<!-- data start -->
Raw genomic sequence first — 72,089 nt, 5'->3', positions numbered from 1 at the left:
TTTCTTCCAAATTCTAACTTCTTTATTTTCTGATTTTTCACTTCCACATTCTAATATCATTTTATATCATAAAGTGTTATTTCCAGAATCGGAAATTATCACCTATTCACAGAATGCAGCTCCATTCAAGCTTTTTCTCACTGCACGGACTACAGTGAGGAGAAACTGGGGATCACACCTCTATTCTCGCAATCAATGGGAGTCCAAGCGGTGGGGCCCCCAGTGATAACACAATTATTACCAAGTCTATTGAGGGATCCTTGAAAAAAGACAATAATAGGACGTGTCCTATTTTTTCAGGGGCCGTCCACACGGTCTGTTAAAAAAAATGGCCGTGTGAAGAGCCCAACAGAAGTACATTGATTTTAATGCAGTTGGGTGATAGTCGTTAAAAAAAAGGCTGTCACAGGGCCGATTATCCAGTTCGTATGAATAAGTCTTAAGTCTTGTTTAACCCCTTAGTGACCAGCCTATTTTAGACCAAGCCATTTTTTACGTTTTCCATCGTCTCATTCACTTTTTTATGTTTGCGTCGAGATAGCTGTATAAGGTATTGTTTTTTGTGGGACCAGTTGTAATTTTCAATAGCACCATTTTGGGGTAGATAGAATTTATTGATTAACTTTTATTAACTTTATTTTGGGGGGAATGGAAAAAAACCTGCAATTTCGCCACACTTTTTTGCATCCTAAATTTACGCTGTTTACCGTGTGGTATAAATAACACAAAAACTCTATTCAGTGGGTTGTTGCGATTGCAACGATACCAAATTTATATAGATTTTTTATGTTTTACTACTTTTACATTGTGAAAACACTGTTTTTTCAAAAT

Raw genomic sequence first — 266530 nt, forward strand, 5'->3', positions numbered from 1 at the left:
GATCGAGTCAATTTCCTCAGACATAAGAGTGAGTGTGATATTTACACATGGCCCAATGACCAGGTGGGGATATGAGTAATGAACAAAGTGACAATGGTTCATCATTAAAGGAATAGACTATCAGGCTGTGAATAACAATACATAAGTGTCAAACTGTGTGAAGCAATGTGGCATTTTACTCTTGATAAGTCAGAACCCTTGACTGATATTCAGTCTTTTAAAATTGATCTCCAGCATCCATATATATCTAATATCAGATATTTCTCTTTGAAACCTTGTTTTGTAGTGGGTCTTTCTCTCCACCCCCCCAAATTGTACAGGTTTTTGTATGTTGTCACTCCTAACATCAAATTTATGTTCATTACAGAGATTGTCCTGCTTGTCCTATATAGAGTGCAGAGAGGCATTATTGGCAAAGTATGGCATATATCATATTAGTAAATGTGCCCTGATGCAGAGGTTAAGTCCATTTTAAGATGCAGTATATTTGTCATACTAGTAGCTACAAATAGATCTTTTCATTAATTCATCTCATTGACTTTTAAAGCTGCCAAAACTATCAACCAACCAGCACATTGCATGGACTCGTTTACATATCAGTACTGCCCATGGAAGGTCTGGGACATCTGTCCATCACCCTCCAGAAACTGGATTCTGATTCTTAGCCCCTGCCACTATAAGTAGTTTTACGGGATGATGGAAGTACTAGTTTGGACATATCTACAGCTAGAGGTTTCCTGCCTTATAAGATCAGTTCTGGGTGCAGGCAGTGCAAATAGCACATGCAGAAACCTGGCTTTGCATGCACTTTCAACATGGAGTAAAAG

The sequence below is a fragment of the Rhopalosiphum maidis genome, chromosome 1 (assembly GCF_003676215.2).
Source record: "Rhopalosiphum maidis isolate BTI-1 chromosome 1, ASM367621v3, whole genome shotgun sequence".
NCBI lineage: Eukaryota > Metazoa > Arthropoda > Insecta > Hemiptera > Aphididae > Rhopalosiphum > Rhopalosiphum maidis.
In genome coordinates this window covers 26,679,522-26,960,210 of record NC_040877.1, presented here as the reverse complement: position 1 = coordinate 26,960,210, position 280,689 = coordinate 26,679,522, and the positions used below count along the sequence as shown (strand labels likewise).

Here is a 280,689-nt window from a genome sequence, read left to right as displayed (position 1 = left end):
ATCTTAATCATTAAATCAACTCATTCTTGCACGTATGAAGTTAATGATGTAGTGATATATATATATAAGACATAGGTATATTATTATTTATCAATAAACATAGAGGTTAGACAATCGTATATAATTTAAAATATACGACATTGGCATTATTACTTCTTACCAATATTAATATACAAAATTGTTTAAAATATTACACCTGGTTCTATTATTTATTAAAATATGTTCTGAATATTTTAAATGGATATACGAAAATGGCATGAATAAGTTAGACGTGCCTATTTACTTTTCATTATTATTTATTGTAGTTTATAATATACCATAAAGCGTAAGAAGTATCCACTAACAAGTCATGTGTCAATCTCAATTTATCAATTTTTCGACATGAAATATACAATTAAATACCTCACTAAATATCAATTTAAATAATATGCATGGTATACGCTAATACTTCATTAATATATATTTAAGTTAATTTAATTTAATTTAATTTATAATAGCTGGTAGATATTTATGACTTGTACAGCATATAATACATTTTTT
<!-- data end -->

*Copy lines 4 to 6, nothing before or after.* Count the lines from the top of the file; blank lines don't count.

GATCGAGTCAATTTCCTCAGACATAAGAGTGAGTGTGATATTTACACATGGCCCAATGACCAGGTGGGGATATGAGTAATGAACAAAGTGACAATGGTTCATCATTAAAGGAATAGACTATCAGGCTGTGAATAACAATACATAAGTGTCAAACTGTGTGAAGCAATGTGGCATTTTACTCTTGATAAGTCAGAACCCTTGACTGATATTCAGTCTTTTAAAATTGATCTCCAGCATCCATATATATCTAATATCAGATATTTCTCTTTGAAACCTTGTTTTGTAGTGGGTCTTTCTCTCCACCCCCCCAAATTGTACAGGTTTTTGTATGTTGTCACTCCTAACATCAAATTTATGTTCATTACAGAGATTGTCCTGCTTGTCCTATATAGAGTGCAGAGAGGCATTATTGGCAAAGTATGGCATATATCATATTAGTAAATGTGCCCTGATGCAGAGGTTAAGTCCATTTTAAGATGCAGTATATTTGTCATACTAGTAGCTACAAATAGATCTTTTCATTAATTCATCTCATTGACTTTTAAAGCTGCCAAAACTATCAACCAACCAGCACATTGCATGGACTCGTTTACATATCAGTACTGCCCATGGAAGGTCTGGGACATCTGTCCATCACCCTCCAGAAACTGGATTCTGATTCTTAGCCCCTGCCACTATAAGTAGTTTTACGGGATGATGGAAGTACTAGTTTGGACATATCTACAGCTAGAGGTTTCCTGCCTTATAAGATCAGTTCTGGGTGCAGGCAGTGCAAATAGCACATGCAGAAACCTGGCTTTGCATGCACTTTCAACATGGAGTAAAAG

The sequence below is a fragment of the Rhopalosiphum maidis genome, chromosome 1 (assembly GCF_003676215.2).
Source record: "Rhopalosiphum maidis isolate BTI-1 chromosome 1, ASM367621v3, whole genome shotgun sequence".